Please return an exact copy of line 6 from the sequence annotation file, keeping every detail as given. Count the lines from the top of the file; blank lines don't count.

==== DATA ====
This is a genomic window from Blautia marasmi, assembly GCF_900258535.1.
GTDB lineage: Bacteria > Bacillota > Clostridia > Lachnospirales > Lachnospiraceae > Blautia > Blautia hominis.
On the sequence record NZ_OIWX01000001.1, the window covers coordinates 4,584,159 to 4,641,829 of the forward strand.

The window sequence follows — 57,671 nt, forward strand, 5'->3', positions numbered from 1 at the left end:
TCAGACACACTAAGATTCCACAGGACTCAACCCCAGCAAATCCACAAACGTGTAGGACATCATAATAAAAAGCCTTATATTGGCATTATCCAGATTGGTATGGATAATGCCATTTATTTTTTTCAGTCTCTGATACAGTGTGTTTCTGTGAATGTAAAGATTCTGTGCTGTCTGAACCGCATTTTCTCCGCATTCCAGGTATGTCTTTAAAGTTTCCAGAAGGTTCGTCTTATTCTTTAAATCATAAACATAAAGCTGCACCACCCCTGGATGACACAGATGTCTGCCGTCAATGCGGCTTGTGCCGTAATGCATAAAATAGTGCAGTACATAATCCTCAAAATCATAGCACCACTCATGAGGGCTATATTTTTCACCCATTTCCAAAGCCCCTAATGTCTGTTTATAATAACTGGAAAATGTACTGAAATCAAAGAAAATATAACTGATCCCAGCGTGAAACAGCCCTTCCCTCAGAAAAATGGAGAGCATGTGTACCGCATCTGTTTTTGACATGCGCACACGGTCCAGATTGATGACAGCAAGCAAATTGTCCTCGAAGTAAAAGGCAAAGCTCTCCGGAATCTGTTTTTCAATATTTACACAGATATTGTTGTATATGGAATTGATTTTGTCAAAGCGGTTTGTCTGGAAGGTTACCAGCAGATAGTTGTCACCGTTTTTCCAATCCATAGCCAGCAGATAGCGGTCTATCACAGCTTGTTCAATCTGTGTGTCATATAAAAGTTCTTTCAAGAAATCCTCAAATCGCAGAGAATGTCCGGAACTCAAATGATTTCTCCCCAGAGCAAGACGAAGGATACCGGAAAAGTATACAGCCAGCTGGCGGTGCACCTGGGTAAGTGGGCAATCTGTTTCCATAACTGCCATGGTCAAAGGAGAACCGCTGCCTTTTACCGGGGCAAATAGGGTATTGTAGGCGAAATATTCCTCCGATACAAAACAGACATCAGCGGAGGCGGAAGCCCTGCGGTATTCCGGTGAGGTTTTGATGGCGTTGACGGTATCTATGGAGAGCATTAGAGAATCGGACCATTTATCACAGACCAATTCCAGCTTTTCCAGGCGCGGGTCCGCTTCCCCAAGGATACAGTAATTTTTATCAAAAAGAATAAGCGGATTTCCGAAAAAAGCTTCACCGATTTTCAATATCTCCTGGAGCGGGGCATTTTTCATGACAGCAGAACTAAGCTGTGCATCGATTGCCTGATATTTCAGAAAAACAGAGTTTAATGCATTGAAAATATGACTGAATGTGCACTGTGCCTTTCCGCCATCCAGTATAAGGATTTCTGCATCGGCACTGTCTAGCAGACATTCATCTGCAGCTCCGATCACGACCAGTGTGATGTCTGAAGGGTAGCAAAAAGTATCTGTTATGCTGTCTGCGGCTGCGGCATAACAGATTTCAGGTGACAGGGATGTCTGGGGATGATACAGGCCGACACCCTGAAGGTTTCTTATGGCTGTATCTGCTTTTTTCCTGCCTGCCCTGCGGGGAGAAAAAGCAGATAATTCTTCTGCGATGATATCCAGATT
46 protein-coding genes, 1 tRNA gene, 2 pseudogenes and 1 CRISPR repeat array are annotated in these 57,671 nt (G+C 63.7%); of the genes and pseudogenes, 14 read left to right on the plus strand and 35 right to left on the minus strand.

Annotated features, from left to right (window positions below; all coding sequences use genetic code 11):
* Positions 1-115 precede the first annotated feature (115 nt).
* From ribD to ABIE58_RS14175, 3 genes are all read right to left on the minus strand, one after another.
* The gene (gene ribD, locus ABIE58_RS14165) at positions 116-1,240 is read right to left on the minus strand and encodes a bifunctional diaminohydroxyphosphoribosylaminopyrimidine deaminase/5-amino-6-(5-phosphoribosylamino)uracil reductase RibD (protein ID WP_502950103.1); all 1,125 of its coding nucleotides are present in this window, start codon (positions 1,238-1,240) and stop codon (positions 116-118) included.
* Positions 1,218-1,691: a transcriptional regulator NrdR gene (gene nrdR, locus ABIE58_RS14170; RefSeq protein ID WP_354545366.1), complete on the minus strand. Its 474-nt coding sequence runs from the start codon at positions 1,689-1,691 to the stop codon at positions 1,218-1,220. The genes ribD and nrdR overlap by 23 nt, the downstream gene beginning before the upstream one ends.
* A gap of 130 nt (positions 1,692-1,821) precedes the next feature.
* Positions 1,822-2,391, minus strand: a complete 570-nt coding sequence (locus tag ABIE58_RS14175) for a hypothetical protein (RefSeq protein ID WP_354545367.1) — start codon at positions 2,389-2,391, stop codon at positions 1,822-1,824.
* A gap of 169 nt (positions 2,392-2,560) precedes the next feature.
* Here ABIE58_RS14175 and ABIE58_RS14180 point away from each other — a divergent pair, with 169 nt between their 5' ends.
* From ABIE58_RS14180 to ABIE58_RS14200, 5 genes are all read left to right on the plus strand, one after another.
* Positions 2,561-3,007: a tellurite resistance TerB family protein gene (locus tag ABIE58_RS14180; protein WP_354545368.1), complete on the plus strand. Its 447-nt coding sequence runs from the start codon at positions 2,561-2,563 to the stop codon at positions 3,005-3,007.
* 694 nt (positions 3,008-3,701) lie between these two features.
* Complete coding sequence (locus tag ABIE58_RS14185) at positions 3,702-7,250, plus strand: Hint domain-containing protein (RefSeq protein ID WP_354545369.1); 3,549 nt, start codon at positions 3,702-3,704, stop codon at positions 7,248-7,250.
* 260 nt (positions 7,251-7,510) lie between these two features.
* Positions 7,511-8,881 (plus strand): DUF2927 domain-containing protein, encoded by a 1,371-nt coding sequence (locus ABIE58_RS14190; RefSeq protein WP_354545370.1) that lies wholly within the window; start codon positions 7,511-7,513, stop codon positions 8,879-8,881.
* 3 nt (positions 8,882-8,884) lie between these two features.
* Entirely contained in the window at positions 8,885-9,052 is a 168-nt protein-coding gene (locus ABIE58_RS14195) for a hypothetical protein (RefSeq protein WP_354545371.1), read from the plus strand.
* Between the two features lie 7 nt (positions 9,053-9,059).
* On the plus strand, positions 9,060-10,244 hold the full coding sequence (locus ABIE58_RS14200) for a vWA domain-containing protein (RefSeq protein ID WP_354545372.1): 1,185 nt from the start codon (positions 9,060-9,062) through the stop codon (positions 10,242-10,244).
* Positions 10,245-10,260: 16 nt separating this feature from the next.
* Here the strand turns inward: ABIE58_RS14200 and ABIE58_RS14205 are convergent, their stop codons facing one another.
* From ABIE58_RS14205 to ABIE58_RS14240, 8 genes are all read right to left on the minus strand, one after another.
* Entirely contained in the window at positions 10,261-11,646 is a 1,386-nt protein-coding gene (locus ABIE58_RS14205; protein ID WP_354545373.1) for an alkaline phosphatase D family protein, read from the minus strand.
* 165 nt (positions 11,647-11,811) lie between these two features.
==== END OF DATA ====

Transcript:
46 protein-coding genes, 1 tRNA gene, 2 pseudogenes and 1 CRISPR repeat array are annotated in these 57,671 nt (G+C 63.7%); of the genes and pseudogenes, 14 read left to right on the plus strand and 35 right to left on the minus strand.